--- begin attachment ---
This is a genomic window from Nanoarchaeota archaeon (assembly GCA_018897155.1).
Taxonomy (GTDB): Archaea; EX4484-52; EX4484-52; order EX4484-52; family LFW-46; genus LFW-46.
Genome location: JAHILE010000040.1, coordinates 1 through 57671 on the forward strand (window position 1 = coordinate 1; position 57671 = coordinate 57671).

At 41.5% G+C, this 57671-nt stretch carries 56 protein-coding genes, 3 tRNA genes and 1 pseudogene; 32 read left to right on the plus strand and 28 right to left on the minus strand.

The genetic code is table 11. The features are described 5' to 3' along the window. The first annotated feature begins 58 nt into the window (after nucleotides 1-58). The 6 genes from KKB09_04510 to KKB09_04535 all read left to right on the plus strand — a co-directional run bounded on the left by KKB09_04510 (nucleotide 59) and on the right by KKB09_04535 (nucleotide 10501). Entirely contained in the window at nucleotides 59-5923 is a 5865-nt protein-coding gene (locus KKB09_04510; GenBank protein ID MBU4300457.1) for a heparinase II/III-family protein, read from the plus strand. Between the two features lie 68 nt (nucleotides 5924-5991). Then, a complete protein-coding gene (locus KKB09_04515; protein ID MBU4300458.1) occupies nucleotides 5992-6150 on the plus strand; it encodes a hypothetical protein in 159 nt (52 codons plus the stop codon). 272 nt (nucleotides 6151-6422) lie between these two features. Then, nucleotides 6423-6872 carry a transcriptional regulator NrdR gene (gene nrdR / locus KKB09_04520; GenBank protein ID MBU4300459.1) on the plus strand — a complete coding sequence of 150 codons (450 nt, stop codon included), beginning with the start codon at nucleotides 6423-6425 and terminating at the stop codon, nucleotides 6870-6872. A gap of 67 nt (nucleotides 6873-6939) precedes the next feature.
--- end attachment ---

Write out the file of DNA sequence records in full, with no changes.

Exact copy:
This is a genomic window from Nanoarchaeota archaeon (assembly GCA_018897155.1).
Taxonomy (GTDB): Archaea; EX4484-52; EX4484-52; order EX4484-52; family LFW-46; genus LFW-46.
Genome location: JAHILE010000040.1, coordinates 1 through 57671 on the forward strand (window position 1 = coordinate 1; position 57671 = coordinate 57671).

At 41.5% G+C, this 57671-nt stretch carries 56 protein-coding genes, 3 tRNA genes and 1 pseudogene; 32 read left to right on the plus strand and 28 right to left on the minus strand.

The genetic code is table 11. The features are described 5' to 3' along the window. The first annotated feature begins 58 nt into the window (after nucleotides 1-58). The 6 genes from KKB09_04510 to KKB09_04535 all read left to right on the plus strand — a co-directional run bounded on the left by KKB09_04510 (nucleotide 59) and on the right by KKB09_04535 (nucleotide 10501). Entirely contained in the window at nucleotides 59-5923 is a 5865-nt protein-coding gene (locus KKB09_04510; GenBank protein ID MBU4300457.1) for a heparinase II/III-family protein, read from the plus strand. Between the two features lie 68 nt (nucleotides 5924-5991). Then, a complete protein-coding gene (locus KKB09_04515; protein ID MBU4300458.1) occupies nucleotides 5992-6150 on the plus strand; it encodes a hypothetical protein in 159 nt (52 codons plus the stop codon). 272 nt (nucleotides 6151-6422) lie between these two features. Then, nucleotides 6423-6872 carry a transcriptional regulator NrdR gene (gene nrdR / locus KKB09_04520; GenBank protein ID MBU4300459.1) on the plus strand — a complete coding sequence of 150 codons (450 nt, stop codon included), beginning with the start codon at nucleotides 6423-6425 and terminating at the stop codon, nucleotides 6870-6872. A gap of 67 nt (nucleotides 6873-6939) precedes the next feature.